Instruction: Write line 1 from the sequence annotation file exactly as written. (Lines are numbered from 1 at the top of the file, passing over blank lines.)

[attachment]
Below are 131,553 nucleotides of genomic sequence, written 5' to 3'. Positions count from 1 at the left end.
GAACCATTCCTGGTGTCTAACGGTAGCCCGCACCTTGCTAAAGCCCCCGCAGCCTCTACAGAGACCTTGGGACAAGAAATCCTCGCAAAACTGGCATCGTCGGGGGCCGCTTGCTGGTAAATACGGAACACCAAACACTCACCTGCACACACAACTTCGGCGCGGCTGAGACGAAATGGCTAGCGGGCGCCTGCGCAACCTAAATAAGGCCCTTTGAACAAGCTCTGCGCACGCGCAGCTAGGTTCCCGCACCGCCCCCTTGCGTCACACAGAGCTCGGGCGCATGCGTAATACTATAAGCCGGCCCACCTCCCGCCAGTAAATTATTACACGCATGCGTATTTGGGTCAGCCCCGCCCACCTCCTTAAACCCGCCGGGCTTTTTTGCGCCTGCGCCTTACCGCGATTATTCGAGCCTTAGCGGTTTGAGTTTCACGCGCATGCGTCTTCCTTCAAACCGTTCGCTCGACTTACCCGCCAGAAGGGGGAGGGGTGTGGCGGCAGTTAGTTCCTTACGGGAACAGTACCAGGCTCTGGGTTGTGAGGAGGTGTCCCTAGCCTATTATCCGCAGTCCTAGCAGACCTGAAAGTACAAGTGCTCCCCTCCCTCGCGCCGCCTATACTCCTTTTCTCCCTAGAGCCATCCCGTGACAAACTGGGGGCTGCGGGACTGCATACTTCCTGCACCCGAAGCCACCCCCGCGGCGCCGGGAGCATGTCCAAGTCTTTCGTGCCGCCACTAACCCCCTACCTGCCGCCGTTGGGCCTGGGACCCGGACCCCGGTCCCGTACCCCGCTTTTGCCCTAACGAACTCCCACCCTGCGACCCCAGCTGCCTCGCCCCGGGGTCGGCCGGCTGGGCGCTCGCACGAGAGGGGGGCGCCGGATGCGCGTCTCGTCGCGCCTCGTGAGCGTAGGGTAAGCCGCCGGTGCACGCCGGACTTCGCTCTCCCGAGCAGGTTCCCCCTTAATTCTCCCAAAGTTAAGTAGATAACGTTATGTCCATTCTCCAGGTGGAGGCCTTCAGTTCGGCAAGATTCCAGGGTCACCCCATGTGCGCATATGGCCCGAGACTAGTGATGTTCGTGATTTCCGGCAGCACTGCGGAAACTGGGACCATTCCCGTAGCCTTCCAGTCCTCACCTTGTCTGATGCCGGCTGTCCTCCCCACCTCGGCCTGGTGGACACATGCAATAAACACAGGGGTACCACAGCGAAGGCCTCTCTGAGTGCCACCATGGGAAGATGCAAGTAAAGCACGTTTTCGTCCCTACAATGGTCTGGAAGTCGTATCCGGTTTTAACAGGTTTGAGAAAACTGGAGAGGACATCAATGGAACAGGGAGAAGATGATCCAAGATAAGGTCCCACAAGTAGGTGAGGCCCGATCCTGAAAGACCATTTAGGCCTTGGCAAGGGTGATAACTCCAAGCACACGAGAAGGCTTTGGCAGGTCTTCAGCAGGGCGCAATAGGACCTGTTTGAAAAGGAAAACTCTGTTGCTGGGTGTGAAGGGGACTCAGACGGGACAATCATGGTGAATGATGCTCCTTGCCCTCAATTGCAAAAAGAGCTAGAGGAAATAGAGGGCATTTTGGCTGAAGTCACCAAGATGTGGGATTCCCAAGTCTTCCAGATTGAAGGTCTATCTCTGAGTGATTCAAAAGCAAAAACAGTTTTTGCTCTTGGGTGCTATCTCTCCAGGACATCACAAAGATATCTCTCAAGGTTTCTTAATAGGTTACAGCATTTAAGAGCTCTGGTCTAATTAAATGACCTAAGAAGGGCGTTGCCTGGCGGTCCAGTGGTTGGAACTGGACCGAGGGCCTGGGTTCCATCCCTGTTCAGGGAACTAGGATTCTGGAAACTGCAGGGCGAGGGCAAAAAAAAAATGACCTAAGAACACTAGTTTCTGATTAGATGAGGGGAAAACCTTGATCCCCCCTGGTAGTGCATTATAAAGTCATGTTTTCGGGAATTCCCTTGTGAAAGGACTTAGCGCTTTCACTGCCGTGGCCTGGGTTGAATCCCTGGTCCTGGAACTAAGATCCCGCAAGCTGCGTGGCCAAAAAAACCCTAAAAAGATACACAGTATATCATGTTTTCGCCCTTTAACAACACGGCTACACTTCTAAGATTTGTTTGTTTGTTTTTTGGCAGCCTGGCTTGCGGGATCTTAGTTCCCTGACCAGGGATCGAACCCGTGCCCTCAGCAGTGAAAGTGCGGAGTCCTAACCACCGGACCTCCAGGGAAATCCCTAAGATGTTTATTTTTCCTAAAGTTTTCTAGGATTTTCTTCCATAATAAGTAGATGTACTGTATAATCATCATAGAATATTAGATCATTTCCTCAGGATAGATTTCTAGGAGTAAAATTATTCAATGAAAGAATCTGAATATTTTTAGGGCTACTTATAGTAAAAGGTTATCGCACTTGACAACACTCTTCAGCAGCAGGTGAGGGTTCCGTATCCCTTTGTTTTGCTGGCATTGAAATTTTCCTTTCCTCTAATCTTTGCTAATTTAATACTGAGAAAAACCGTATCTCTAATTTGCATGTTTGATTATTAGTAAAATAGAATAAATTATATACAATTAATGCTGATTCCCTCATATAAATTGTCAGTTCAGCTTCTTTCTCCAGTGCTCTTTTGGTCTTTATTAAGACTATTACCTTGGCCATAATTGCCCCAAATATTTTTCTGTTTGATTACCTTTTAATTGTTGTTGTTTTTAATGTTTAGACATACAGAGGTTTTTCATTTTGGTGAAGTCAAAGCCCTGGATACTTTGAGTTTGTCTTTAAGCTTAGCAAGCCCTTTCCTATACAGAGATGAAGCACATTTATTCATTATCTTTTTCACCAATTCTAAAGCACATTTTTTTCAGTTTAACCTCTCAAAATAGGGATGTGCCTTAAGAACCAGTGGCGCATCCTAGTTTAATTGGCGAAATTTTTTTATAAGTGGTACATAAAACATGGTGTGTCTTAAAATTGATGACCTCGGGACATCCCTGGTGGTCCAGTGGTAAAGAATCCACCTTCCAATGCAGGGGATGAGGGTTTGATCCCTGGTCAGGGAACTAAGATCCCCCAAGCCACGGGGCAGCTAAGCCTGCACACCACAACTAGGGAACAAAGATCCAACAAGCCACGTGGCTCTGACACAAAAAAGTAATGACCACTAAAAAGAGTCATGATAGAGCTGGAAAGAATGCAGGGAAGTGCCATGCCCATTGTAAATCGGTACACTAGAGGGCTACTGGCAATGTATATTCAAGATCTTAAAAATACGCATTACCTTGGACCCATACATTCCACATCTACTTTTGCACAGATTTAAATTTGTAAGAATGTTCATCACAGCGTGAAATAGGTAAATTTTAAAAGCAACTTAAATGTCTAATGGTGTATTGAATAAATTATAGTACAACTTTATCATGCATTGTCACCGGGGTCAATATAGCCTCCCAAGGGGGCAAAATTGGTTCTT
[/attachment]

Below are 131,553 nucleotides of genomic sequence, written 5' to 3'. Positions count from 1 at the left end.